But what do I do when I don’t want to write? What do I do when I just don’t feel like it? What do I do when none of my notes, highlights or printouts inspires me. ( to produce or arouse a feeling or thought; to fill or affect with a specified feeling; to influence or impel; to guide or control by divine influence; to give rise to, bring about, or cause.)

I have read books on writing and how professional writers treat writing as a profession. You set a time, you sit down, you put your fingers on the keyboard, and you WRITE. It has nothing to do with feeling like it or wanting to. It is your job, you don’t work at a factory only when you FEEL like it, so don’t treat your writing like a pastime, treat it like a job. BE a professional. ( following an occupation as a means of livelihood or for gain; following as a business an occupation ordinarily engaged in as a pastime; expert.)

So, I guess I just don’t know what to do when I don’t want to write and I sure don’t feel like writing today. Any suggestions?

Sucks to Grow Old?

Three years ago, while playing softball, I was running to first base and heard and FELT a crunching in my foot. Ouch … another sprain, last game for a while until it heals. Didn’t heal and I ended up having surgery to remove pieces of the bones I broke and to remove the feeling of walking barefoot on stones that I had for months. JUST FROM RUNNING TO FIRST BASE! Boy it sucks to grow old. I remember running ALL DAY at school playing ball, at home to escape my brothers, by myself just for the fun of it. Running and running some more, never having to worry about a broken bone.

Well I signed up for a softball team for the first time since that injury and we had our first game last night. After losing 65 pounds and triking 50-60 miles a week I was feeling pretty indestructible. Just had to get the swing back and work on the throwing arm a bit. My first at bat was a mighty swing and I popped it up to the first baseman but at the end of the swing was a silent pop and a lightning bolt of pain in my elbow. Hyper-extension. I grinned and bore it for the next few innings playing with just one arm but too many balls were getting hit to me and I had to concede to the handicap. Asked Coach to take me out of the game and probably out of the season. Man it sucks to grow old.

I had ice on it last night and heat on it now as I type. Luckily on my left arm I can still do most of the things I could before, just with more pain.

Pain has a way of making you aware of things around you: how good it was NOT being in pain; how I take my left arm for granted; how old I am getting; how I need to exercise more; etc.

In life we find that the more extreme the pain, and the closer to death we come; the more seriously we take life. NOT that there aren’t fun things when you are terminal but there aren’t PETTY things when you are terminal. Cancer patients will tell you how sweeter life can be when your recognize, because of the cancer, how special it is. Every moment with a loved one is precious. Every flower, sunrise, unseen-before sight, is now brighter and more colorful.

How great would it be to live life like that all the time? How great would it be to NOT take life for granted? How great would it be to drop all the pettiness and prejudices of life? How great would it be to live like you are dying?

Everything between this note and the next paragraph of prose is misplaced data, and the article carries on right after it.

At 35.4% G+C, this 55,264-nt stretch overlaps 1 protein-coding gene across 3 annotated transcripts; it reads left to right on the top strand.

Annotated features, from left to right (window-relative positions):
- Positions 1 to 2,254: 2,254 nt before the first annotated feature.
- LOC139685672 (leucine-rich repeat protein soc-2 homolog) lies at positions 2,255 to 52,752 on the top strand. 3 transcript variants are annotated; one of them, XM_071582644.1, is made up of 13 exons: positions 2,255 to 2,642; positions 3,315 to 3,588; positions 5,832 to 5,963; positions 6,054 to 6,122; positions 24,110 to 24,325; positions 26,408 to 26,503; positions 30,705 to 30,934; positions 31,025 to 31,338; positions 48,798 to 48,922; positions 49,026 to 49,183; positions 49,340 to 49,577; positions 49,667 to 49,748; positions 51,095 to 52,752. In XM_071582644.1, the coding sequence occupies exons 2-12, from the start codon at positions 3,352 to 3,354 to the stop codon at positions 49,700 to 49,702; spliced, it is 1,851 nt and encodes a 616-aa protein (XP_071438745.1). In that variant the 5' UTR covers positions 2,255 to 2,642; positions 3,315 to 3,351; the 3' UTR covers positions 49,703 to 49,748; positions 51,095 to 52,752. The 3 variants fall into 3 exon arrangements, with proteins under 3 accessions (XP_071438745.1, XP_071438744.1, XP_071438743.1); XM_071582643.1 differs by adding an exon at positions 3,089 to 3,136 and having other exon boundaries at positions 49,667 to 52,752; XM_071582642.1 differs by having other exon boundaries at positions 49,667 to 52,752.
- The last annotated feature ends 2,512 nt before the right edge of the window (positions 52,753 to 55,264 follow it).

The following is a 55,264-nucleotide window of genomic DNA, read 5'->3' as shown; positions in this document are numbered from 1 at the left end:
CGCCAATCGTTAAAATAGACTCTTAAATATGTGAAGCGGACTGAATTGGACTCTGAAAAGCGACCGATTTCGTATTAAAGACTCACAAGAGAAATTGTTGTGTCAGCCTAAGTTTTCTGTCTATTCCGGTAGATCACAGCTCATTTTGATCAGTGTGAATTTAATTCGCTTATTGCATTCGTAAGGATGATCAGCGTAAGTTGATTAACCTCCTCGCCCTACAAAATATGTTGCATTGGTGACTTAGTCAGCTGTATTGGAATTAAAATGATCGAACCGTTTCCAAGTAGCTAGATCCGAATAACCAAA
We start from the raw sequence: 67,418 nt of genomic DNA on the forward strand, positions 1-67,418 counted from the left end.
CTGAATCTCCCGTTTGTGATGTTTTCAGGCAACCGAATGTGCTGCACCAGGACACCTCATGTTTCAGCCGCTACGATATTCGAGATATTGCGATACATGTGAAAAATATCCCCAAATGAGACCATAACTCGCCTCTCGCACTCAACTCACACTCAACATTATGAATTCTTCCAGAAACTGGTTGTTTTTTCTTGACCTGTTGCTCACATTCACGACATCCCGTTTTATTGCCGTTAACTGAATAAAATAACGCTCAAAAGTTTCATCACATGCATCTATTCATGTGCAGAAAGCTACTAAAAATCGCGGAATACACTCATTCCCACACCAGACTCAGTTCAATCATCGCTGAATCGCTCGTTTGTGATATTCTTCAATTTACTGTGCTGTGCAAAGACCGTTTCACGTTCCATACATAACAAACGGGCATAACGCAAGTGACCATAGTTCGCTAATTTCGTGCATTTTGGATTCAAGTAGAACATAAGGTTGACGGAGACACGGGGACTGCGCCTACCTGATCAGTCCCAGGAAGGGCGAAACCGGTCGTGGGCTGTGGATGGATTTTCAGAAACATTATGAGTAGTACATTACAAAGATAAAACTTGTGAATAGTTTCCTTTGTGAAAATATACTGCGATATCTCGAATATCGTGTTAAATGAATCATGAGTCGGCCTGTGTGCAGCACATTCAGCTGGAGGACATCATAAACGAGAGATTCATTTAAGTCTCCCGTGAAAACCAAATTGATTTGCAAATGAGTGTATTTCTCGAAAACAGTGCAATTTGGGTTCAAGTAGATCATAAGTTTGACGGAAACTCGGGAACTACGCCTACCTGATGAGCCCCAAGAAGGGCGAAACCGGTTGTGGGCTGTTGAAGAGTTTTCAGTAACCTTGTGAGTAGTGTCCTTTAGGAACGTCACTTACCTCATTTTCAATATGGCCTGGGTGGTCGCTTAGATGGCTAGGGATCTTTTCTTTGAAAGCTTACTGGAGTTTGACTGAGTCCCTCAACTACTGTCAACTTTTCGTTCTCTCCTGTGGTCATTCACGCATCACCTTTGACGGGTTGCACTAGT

I thought I was indestructible again and was AGAIN proven wrong. Now I appreciate health and life more because of it. I would encourage you to be smarter than me … appreciate it BEFORE the pain comes. Appreciate it NOW because you know, it really doesn’t have to suck to grow old.

Monday, July 18, 2011

The Star

After a few years of meeting his potential the rising Star seemed to be flickering a bit. He did amazing things and crowds followed him everywhere just to hear him sing. Those close to him reveled in the popularity and jostled for the position of his right hand man.

But then something changed. The Star started hanging out with the wrong people and his image began to be tainted. The rumors were bad enough but now people began to SEE him hanging out with prostitutes and, even worse, the Bernie Madoffs of the day. Not only was he hanging out with those people who stole others money but he was accepting invitations to their home for dinner and sing for THEM!

The media of the day were having a great time documenting his fall from grace. The people still listened to him because he had a GREAT voice, one like no other. But the leaders began to manipulate the people by spreading rumors and innuendo. The Star made it easy for them by socializing with the wrong people and not even caring that they were the wrong people. The Star even called the RIGHT people the wrong people. What was he thinking?

It all came to a climax when the Star showed up at an event he was not invited to. In fact, he was WARNED to stay away or there would be “dire” circumstances. When the Star arrived, the crowds cheered him for his audacity but instead of singing, he caused such an upheaval the crowds ran away from the repercussions. Now the authorities had an opportunity to arrest him or worse.

Knowing this, and that his time was short, the Star had a last meal with his closest followers. The couldn’t understand his songs any more. They just wanted to go back to the popular times. Maybe he could to a come-back tour or something. After the meal, in the middle of the night he was arrested, tried and convicted in a VERY short time. The authorities felt they just HAD to make it a quick break. All his “close” friends ran away, fearing the same authorities.

He was executed. In retrospect many wondered how it happened so fast. From the greatest rising Star to a death sentence. But it must just have been one of those cases that kind of slip through the cracks of justice, propelled by … who-knows-what.